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Publisher's Summary

In a work that fundamentally recasts the history of colonial America, Wendy Warren shows how the institution of slavery was inexorably linked with the first century of English colonization of New England. While most histories of slavery in early America confine themselves to the Southern colonies and the Caribbean, New England Bound forcefully widens the historical aperture to include the entirety of English North America.
Using original research culled from dozens of archives, Warren conclusively links the growth of the northern colonies to the Atlantic slave trade, showing how 17th-century New England's fledgling economy derived its vitality from the profusion of ships that coursed through its ports, passing through on their way to and from the West Indian sugar colonies. What's more, leading New England families like the Winthrops and Pynchons invested heavily in the West Indies, owning both land and human property, the profits of which eventually wended their way back north. That money, New England Bound shows, was the tragic fuel for the colonial wars of removal and replacement of New England Indians that characterized the initial colonization of the region.
©2016 Wendy Warren (P)2016 Tantor
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Critic Reviews

"A much-needed correction in the perception of slavery, this work will be enjoyed by those interested in the history of colonial North America and the transatlantic world."(Library Journal)
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Customer Reviews

Most Helpful

By Paola V. Hidalgo on 06-27-17

great work

excellent account of slavery as it took place. it's good to know all aspects of history. the more the better

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By Nancy on 11-06-17

A real eye-opener.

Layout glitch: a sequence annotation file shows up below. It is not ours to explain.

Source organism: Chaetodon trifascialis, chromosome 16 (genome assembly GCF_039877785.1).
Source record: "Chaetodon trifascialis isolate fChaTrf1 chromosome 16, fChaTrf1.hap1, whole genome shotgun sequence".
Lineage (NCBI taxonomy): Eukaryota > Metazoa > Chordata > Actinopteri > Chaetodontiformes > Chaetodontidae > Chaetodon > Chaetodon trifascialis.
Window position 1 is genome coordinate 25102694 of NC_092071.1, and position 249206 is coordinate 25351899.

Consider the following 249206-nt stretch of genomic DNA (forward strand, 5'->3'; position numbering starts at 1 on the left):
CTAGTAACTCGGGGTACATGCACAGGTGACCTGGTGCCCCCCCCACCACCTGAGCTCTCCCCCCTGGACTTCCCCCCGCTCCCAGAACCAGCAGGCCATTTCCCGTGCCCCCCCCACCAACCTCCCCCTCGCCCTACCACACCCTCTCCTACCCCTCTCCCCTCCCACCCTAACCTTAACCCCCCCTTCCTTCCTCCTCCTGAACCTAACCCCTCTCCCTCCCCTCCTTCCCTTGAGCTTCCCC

For those Americans who thought they knew how horrible Slavery was in the Southern States in the 1700’s and 1800’s and thought this ghastly institution somehow originated and took root only there thanks to the supposed agricultural and economic requirements of the region, this book will be a real shocker. It’ll also make you think twice as you sit down to Thanksgiving dinner and not just because their friendly relationship with the Indians was a myth. At least the plantation owners in the South weren’t hypocritical about it... they were just wrong and immoral about the bondage, use and treatment of other humans for their own benefit and profit. The English settlers who fled to New England to seek religious freedom, some calling themselves “Puritans,” kept African Slaves from the very beginning of the New England Colonies, but mostly so they could be served hand and foot and demonstrate how upper class and rich their families were. However, these unfortunate humans, many of them captured in village raids by Africans in that aweful business, were in fact the lucky ones, if that can be said. The real unlucky ones were sent to the Caribbean sugar plantations such as Barbados... a surefire literal death sentence. For the Native Americans who didn’t particularly welcome the incursion or their treatment, thousands got a one-way ticket to the Caribbean too, and were never heard from again. This book will rock your understanding about Slavery in America. Magnificently well documented, it will lead you to your own conclusions. It’s not a slam on the Pilgrims and Thanksgiving as we see so much of these days, but it will give you pause next time you hear about all the terrible things the early New England Colonists had to endure.

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